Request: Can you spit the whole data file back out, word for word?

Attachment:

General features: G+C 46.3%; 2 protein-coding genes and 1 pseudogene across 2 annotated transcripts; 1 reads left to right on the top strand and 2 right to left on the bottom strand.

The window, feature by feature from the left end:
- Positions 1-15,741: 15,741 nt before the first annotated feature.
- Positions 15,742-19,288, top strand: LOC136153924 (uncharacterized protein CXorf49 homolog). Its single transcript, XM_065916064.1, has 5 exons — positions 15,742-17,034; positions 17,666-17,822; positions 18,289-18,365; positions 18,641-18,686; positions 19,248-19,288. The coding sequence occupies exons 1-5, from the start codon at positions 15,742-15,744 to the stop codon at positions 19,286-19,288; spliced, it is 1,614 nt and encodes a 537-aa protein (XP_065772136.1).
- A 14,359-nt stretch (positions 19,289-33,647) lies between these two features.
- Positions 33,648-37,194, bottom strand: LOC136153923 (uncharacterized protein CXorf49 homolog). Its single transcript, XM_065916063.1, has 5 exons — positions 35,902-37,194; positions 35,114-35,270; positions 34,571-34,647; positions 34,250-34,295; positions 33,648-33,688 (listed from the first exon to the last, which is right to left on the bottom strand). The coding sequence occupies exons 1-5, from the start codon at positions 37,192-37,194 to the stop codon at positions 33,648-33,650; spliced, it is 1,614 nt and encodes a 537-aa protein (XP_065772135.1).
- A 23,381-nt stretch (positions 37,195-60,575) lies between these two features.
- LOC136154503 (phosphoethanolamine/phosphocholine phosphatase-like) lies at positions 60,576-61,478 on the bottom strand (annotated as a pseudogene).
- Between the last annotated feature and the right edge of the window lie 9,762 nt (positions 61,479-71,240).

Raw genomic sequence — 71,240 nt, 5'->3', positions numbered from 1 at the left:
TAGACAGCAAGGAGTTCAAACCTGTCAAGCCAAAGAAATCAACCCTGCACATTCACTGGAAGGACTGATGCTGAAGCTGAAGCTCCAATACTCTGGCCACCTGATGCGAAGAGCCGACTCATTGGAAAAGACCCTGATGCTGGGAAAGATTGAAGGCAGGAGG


General features: G+C 46.3%; 2 protein-coding genes and 1 pseudogene across 2 annotated transcripts; 1 reads left to right on the top strand and 2 right to left on the bottom strand.

The window, feature by feature from the left end:
- Positions 1-15,741: 15,741 nt before the first annotated feature.
- Positions 15,742-19,288, top strand: LOC136153924 (uncharacterized protein CXorf49 homolog). Its single transcript, XM_065916064.1, has 5 exons — positions 15,742-17,034; positions 17,666-17,822; positions 18,289-18,365; positions 18,641-18,686; positions 19,248-19,288. The coding sequence occupies exons 1-5, from the start codon at positions 15,742-15,744 to the stop codon at positions 19,286-19,288; spliced, it is 1,614 nt and encodes a 537-aa protein (XP_065772136.1).
- A 14,359-nt stretch (positions 19,289-33,647) lies between these two features.
- Positions 33,648-37,194, bottom strand: LOC136153923 (uncharacterized protein CXorf49 homolog). Its single transcript, XM_065916063.1, has 5 exons — positions 35,902-37,194; positions 35,114-35,270; positions 34,571-34,647; positions 34,250-34,295; positions 33,648-33,688 (listed from the first exon to the last, which is right to left on the bottom strand). The coding sequence occupies exons 1-5, from the start codon at positions 37,192-37,194 to the stop codon at positions 33,648-33,650; spliced, it is 1,614 nt and encodes a 537-aa protein (XP_065772135.1).
- A 23,381-nt stretch (positions 37,195-60,575) lies between these two features.
- LOC136154503 (phosphoethanolamine/phosphocholine phosphatase-like) lies at positions 60,576-61,478 on the bottom strand (annotated as a pseudogene).
- Between the last annotated feature and the right edge of the window lie 9,762 nt (positions 61,479-71,240).

Raw genomic sequence — 71,240 nt, 5'->3', positions numbered from 1 at the left:
TAGACAGCAAGGAGTTCAAACCTGTCAAGCCAAAGAAATCAACCCTGCACATTCACTGGAAGGACTGATGCTGAAGCTGAAGCTCCAATACTCTGGCCACCTGATGCGAAGAGCCGACTCATTGGAAAAGACCCTGATGCTGGGAAAGATTGAAGGCAGGAGG